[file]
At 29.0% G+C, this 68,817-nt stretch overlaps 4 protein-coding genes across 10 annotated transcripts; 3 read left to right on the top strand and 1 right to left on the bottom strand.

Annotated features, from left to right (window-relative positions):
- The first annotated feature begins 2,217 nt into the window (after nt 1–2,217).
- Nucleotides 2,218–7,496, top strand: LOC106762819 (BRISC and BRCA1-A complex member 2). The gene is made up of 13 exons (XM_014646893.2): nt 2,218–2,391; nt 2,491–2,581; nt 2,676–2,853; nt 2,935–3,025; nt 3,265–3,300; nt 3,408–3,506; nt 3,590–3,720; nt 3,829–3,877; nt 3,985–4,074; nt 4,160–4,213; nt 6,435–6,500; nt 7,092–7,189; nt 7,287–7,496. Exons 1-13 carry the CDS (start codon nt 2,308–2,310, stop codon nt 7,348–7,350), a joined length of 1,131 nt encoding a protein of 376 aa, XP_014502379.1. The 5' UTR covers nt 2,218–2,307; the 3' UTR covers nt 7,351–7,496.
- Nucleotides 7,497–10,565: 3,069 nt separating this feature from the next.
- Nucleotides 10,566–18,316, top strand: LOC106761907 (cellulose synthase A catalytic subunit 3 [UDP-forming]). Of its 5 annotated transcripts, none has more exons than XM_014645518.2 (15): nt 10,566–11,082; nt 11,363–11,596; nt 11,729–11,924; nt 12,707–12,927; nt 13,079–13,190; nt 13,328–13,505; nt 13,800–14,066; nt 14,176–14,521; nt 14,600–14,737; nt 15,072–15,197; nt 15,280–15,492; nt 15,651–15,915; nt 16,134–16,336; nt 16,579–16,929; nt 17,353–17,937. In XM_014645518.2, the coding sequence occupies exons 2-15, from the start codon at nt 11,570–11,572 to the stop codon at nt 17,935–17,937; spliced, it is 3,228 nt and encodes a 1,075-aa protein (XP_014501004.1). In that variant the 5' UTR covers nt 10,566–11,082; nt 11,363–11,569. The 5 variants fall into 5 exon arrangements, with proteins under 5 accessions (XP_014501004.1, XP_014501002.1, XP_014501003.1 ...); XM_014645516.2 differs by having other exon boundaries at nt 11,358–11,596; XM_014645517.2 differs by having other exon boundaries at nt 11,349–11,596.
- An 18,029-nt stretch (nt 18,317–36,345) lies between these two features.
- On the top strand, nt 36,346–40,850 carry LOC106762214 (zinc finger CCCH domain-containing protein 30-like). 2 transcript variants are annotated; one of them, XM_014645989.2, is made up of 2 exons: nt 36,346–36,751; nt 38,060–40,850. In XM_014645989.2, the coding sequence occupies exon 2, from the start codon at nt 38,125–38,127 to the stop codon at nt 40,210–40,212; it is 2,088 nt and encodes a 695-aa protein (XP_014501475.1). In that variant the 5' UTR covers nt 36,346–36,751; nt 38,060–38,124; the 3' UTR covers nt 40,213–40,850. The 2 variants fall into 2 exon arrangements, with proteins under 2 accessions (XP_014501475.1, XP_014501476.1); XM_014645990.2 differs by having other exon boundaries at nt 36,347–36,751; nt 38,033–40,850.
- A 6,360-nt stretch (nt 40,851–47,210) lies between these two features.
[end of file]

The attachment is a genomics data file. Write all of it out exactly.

At 29.0% G+C, this 68,817-nt stretch overlaps 4 protein-coding genes across 10 annotated transcripts; 3 read left to right on the top strand and 1 right to left on the bottom strand.

Annotated features, from left to right (window-relative positions):
- The first annotated feature begins 2,217 nt into the window (after nt 1–2,217).
- Nucleotides 2,218–7,496, top strand: LOC106762819 (BRISC and BRCA1-A complex member 2). The gene is made up of 13 exons (XM_014646893.2): nt 2,218–2,391; nt 2,491–2,581; nt 2,676–2,853; nt 2,935–3,025; nt 3,265–3,300; nt 3,408–3,506; nt 3,590–3,720; nt 3,829–3,877; nt 3,985–4,074; nt 4,160–4,213; nt 6,435–6,500; nt 7,092–7,189; nt 7,287–7,496. Exons 1-13 carry the CDS (start codon nt 2,308–2,310, stop codon nt 7,348–7,350), a joined length of 1,131 nt encoding a protein of 376 aa, XP_014502379.1. The 5' UTR covers nt 2,218–2,307; the 3' UTR covers nt 7,351–7,496.
- Nucleotides 7,497–10,565: 3,069 nt separating this feature from the next.
- Nucleotides 10,566–18,316, top strand: LOC106761907 (cellulose synthase A catalytic subunit 3 [UDP-forming]). Of its 5 annotated transcripts, none has more exons than XM_014645518.2 (15): nt 10,566–11,082; nt 11,363–11,596; nt 11,729–11,924; nt 12,707–12,927; nt 13,079–13,190; nt 13,328–13,505; nt 13,800–14,066; nt 14,176–14,521; nt 14,600–14,737; nt 15,072–15,197; nt 15,280–15,492; nt 15,651–15,915; nt 16,134–16,336; nt 16,579–16,929; nt 17,353–17,937. In XM_014645518.2, the coding sequence occupies exons 2-15, from the start codon at nt 11,570–11,572 to the stop codon at nt 17,935–17,937; spliced, it is 3,228 nt and encodes a 1,075-aa protein (XP_014501004.1). In that variant the 5' UTR covers nt 10,566–11,082; nt 11,363–11,569. The 5 variants fall into 5 exon arrangements, with proteins under 5 accessions (XP_014501004.1, XP_014501002.1, XP_014501003.1 ...); XM_014645516.2 differs by having other exon boundaries at nt 11,358–11,596; XM_014645517.2 differs by having other exon boundaries at nt 11,349–11,596.
- An 18,029-nt stretch (nt 18,317–36,345) lies between these two features.
- On the top strand, nt 36,346–40,850 carry LOC106762214 (zinc finger CCCH domain-containing protein 30-like). 2 transcript variants are annotated; one of them, XM_014645989.2, is made up of 2 exons: nt 36,346–36,751; nt 38,060–40,850. In XM_014645989.2, the coding sequence occupies exon 2, from the start codon at nt 38,125–38,127 to the stop codon at nt 40,210–40,212; it is 2,088 nt and encodes a 695-aa protein (XP_014501475.1). In that variant the 5' UTR covers nt 36,346–36,751; nt 38,060–38,124; the 3' UTR covers nt 40,213–40,850. The 2 variants fall into 2 exon arrangements, with proteins under 2 accessions (XP_014501475.1, XP_014501476.1); XM_014645990.2 differs by having other exon boundaries at nt 36,347–36,751; nt 38,033–40,850.
- A 6,360-nt stretch (nt 40,851–47,210) lies between these two features.